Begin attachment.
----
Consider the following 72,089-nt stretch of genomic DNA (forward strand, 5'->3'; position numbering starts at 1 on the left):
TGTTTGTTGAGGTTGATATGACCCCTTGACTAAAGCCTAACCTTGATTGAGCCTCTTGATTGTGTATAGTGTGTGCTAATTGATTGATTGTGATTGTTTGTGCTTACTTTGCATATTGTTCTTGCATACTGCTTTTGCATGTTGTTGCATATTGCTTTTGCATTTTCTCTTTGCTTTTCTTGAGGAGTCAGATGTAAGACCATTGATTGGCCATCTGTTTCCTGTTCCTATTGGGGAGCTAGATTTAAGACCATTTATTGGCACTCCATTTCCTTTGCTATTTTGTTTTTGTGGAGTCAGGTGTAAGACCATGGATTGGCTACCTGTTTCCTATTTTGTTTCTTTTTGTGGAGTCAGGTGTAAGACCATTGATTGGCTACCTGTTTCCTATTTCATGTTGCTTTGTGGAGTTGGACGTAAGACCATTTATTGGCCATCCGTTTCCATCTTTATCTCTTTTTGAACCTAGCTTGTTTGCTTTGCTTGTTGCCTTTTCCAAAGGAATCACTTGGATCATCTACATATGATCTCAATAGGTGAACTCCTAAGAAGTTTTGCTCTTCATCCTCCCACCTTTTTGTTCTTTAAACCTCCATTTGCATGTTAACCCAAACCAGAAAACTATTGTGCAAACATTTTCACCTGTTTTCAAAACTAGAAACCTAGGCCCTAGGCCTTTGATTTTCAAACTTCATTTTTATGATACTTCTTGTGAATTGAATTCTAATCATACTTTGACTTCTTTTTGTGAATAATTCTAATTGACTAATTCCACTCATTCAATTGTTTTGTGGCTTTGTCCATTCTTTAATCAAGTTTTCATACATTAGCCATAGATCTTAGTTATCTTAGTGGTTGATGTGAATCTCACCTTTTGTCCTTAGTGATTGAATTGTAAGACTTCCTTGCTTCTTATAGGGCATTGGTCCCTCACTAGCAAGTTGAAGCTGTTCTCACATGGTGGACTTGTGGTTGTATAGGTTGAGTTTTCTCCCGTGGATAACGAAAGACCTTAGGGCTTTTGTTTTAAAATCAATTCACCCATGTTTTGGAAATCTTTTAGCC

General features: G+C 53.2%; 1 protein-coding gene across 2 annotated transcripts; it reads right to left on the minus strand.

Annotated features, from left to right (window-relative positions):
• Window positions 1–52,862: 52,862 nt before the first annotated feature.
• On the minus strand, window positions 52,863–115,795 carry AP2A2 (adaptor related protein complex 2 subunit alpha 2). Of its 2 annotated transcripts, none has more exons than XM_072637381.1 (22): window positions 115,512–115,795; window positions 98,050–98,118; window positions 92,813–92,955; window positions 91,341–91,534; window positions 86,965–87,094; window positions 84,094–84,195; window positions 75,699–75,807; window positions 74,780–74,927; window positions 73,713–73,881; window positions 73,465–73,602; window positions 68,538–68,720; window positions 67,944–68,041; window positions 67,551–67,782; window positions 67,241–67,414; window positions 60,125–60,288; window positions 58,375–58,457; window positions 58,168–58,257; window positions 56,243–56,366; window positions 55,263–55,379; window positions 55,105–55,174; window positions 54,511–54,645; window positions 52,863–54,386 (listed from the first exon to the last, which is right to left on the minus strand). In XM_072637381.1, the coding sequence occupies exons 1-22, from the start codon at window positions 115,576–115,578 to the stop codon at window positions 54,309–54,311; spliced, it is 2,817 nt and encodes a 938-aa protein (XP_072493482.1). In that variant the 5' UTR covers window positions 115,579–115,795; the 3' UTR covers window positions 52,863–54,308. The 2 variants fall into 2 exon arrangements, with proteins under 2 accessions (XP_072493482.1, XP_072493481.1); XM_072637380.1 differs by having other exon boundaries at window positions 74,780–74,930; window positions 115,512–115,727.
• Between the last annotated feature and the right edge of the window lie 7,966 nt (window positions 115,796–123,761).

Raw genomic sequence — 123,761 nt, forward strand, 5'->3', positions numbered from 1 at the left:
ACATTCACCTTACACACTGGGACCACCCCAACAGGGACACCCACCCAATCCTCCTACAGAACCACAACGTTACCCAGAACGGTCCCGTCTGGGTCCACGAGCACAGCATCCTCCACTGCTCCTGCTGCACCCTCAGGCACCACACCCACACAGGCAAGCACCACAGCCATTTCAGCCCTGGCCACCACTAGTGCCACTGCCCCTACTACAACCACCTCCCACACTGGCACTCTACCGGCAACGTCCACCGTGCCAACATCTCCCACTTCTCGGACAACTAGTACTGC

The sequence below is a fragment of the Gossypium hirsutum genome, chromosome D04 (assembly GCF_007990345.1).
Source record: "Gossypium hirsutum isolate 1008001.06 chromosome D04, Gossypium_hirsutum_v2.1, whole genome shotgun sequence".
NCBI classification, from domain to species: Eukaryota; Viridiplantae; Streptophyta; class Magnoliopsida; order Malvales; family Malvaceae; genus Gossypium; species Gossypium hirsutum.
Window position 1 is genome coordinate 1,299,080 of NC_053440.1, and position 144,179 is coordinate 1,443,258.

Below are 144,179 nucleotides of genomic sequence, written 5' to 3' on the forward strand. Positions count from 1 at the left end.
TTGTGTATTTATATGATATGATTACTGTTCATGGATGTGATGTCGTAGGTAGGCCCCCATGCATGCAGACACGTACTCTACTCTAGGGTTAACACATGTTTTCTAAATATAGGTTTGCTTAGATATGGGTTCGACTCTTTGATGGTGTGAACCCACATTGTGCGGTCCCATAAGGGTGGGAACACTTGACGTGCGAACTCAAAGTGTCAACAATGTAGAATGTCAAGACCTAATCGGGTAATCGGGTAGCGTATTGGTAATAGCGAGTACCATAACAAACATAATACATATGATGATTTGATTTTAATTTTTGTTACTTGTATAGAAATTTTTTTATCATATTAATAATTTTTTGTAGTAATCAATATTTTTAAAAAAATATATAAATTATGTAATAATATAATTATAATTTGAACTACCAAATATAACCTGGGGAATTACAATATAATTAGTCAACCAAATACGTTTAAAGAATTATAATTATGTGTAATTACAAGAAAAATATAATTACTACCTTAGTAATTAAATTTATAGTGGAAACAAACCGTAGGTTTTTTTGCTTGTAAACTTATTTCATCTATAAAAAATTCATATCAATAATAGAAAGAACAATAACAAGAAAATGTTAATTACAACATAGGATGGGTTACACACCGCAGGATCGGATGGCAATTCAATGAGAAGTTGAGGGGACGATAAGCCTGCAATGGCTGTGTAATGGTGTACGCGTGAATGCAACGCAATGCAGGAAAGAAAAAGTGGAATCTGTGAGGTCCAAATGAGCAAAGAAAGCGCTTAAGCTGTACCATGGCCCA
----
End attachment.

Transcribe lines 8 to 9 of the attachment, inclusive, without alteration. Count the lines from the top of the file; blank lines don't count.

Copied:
Raw genomic sequence — 123,761 nt, forward strand, 5'->3', positions numbered from 1 at the left:
ACATTCACCTTACACACTGGGACCACCCCAACAGGGACACCCACCCAATCCTCCTACAGAACCACAACGTTACCCAGAACGGTCCCGTCTGGGTCCACGAGCACAGCATCCTCCACTGCTCCTGCTGCACCCTCAGGCACCACACCCACACAGGCAAGCACCACAGCCATTTCAGCCCTGGCCACCACTAGTGCCACTGCCCCTACTACAACCACCTCCCACACTGGCACTCTACCGGCAACGTCCACCGTGCCAACATCTCCCACTTCTCGGACAACTAGTACTGC